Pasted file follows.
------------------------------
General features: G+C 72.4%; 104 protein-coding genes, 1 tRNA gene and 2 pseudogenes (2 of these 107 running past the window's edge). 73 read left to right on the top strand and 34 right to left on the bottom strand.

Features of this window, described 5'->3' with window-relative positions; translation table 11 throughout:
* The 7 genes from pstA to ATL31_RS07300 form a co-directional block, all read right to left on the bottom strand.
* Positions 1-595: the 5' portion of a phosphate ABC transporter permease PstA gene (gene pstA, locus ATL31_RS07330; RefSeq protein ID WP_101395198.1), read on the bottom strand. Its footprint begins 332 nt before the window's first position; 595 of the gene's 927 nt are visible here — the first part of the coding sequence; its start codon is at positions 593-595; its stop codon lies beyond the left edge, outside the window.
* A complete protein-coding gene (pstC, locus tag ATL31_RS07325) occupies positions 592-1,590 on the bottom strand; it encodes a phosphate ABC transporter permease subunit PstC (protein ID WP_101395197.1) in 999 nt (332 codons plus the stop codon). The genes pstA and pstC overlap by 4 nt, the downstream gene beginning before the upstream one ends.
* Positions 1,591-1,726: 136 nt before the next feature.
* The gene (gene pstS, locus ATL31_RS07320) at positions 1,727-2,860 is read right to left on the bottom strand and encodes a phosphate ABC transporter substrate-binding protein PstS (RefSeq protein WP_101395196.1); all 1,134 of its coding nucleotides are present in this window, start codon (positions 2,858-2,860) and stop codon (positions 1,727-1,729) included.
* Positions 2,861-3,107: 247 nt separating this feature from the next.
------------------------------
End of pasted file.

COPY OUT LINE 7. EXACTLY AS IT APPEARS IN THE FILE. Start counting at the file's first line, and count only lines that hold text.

* The gene (gene pstS, locus ATL31_RS07320) at positions 1,727-2,860 is read right to left on the bottom strand and encodes a phosphate ABC transporter substrate-binding protein PstS (RefSeq protein WP_101395196.1); all 1,134 of its coding nucleotides are present in this window, start codon (positions 2,858-2,860) and stop codon (positions 1,727-1,729) included.